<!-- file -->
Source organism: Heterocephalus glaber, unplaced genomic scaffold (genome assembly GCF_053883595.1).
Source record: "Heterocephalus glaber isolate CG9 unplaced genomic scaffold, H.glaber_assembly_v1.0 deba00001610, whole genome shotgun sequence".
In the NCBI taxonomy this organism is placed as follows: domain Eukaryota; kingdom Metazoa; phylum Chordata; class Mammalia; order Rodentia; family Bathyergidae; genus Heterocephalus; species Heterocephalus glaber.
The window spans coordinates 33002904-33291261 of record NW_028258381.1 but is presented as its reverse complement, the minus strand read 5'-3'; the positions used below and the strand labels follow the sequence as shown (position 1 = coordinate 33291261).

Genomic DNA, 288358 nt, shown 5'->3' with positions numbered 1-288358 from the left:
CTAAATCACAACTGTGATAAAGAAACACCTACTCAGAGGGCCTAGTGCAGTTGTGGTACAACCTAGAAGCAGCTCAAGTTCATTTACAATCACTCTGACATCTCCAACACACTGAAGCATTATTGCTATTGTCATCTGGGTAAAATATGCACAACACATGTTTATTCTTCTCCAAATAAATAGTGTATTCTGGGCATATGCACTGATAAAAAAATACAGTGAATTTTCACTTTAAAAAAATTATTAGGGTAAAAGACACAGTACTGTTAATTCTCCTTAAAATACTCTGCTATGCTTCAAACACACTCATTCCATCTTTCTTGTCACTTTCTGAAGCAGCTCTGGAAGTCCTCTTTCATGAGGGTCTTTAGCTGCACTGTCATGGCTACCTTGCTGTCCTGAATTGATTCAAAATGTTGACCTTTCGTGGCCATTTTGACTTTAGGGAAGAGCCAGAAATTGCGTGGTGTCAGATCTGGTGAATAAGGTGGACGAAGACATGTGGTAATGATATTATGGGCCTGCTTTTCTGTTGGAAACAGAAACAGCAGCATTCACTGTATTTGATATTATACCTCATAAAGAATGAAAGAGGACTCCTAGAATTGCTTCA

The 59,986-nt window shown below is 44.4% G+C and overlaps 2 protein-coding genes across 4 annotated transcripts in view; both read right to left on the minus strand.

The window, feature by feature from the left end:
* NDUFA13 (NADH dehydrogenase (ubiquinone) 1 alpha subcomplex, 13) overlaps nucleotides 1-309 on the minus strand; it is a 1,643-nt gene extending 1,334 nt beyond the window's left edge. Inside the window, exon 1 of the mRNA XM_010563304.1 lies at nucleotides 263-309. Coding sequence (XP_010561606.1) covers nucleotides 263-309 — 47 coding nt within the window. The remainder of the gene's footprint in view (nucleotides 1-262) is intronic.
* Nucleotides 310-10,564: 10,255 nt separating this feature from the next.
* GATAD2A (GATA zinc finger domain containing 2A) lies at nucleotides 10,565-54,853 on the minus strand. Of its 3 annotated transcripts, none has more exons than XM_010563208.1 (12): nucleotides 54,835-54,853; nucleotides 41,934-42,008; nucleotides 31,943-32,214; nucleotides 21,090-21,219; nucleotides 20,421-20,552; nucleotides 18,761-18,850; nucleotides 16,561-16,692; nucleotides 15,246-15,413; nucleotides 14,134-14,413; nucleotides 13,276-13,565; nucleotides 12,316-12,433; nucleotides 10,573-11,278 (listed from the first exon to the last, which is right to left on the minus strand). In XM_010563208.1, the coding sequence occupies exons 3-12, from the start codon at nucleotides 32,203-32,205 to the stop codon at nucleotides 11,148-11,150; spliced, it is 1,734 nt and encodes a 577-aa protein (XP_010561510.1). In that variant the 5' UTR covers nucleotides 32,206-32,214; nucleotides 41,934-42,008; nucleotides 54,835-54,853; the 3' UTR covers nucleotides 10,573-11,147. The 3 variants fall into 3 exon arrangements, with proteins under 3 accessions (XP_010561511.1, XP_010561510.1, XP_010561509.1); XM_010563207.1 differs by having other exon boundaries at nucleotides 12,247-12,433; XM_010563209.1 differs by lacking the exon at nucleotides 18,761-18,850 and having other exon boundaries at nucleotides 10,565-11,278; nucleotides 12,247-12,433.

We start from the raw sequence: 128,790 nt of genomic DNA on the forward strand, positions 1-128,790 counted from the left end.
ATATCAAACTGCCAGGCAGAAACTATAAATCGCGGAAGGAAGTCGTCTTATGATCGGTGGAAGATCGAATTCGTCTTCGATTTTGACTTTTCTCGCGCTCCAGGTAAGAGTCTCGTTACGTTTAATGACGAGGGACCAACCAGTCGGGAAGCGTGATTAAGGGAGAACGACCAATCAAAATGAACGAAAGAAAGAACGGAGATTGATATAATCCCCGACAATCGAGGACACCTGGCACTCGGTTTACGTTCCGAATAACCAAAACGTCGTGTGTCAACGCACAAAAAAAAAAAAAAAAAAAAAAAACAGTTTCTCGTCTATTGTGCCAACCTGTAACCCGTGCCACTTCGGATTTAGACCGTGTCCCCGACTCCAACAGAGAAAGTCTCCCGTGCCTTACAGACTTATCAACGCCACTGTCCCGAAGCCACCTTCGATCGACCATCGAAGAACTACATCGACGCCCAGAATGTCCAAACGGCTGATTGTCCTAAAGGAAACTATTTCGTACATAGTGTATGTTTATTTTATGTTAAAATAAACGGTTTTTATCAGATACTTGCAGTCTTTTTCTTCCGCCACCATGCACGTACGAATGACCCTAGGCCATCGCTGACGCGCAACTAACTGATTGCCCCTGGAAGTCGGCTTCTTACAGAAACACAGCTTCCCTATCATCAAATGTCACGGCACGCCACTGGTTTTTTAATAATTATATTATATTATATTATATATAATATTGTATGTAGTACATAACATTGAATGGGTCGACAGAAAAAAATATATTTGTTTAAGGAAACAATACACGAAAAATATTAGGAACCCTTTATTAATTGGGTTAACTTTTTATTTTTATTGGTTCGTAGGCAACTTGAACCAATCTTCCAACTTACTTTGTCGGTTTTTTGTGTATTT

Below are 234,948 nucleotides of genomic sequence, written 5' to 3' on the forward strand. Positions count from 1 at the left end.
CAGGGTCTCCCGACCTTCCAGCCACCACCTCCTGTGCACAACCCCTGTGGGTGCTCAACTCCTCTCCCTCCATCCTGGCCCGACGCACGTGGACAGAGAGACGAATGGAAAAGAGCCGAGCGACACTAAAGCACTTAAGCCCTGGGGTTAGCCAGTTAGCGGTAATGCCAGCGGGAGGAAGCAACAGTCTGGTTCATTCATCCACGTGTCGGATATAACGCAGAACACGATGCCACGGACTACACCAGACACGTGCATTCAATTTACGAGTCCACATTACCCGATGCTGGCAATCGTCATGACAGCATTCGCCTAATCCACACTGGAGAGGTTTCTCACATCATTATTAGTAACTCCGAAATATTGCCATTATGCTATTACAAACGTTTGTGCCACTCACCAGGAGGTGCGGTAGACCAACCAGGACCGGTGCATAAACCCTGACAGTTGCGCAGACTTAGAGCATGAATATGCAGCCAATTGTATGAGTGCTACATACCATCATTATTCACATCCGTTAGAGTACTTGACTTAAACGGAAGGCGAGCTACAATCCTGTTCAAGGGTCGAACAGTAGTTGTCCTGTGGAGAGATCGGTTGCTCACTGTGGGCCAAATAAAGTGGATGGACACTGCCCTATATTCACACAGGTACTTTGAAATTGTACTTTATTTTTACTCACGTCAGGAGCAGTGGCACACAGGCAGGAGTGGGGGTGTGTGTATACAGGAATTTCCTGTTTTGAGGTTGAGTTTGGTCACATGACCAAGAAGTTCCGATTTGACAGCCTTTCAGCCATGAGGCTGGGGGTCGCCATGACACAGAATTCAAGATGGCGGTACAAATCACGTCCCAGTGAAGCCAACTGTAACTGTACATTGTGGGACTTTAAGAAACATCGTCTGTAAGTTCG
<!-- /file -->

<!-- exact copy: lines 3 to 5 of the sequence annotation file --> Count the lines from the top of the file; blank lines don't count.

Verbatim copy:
In the NCBI taxonomy this organism is placed as follows: domain Eukaryota; kingdom Metazoa; phylum Chordata; class Mammalia; order Rodentia; family Bathyergidae; genus Heterocephalus; species Heterocephalus glaber.
The window spans coordinates 33002904-33291261 of record NW_028258381.1 but is presented as its reverse complement, the minus strand read 5'-3'; the positions used below and the strand labels follow the sequence as shown (position 1 = coordinate 33291261).

Genomic DNA, 288358 nt, shown 5'->3' with positions numbered 1-288358 from the left: